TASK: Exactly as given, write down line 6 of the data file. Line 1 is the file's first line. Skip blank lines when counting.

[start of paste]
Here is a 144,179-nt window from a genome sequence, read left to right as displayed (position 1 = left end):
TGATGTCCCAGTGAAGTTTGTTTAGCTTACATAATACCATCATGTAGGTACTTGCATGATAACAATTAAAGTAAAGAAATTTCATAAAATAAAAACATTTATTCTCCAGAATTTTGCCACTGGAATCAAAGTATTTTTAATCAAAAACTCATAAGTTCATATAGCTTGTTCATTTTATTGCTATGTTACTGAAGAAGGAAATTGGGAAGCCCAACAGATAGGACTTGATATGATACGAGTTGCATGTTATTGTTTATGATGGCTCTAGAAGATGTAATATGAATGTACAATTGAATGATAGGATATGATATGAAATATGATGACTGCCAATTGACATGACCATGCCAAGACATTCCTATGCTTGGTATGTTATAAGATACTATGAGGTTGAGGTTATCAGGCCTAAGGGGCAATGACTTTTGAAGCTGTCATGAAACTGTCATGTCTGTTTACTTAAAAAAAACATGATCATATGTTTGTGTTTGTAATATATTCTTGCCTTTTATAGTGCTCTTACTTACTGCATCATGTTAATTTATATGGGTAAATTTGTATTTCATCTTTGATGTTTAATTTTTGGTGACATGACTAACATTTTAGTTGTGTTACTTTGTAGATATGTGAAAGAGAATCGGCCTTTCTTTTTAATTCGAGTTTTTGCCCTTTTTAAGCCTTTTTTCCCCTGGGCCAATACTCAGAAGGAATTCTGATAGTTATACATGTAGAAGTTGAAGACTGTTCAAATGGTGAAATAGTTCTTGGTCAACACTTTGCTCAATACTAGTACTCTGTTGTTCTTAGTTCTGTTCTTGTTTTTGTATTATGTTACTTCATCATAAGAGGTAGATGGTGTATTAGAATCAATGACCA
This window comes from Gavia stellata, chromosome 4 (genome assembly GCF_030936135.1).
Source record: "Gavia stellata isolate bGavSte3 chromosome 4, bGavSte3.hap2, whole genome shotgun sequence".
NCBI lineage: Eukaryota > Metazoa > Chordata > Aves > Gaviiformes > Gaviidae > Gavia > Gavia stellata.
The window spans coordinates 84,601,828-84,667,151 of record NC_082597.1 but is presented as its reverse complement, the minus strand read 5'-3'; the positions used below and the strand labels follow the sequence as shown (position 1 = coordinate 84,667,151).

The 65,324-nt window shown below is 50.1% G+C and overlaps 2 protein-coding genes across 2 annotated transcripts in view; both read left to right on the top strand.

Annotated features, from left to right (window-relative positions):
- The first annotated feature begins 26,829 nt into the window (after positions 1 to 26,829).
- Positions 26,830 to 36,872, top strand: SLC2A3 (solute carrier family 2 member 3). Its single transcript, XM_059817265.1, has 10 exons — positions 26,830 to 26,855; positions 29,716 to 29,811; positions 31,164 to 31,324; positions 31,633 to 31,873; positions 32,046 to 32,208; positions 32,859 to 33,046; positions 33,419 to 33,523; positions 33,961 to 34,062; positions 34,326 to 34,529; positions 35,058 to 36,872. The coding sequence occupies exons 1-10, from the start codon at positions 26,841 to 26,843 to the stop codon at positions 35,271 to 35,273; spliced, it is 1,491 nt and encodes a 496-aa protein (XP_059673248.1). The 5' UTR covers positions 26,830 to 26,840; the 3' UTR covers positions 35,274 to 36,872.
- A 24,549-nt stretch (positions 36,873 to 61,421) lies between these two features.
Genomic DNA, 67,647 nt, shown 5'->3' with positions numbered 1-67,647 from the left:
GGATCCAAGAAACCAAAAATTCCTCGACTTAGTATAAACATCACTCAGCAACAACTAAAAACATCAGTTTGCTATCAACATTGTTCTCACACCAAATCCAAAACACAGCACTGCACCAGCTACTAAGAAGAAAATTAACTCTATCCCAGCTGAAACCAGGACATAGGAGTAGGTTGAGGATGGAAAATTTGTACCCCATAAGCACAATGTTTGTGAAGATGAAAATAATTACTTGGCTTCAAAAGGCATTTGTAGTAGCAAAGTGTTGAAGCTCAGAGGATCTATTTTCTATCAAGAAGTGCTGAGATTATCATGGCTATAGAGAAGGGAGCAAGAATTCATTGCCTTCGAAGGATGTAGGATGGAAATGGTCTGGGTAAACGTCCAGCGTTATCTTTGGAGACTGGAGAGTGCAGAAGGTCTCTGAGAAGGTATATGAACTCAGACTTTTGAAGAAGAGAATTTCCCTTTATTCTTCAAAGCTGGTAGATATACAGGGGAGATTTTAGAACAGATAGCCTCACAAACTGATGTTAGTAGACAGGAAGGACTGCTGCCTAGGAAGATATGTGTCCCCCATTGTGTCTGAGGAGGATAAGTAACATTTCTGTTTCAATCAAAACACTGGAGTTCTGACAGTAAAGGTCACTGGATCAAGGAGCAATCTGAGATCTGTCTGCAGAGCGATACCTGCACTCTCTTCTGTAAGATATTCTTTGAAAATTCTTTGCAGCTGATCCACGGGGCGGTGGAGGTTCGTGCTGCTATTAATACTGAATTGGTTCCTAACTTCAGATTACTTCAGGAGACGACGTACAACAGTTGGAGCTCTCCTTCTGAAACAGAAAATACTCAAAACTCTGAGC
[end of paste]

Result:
The window spans coordinates 84,601,828-84,667,151 of record NC_082597.1 but is presented as its reverse complement, the minus strand read 5'-3'; the positions used below and the strand labels follow the sequence as shown (position 1 = coordinate 84,667,151).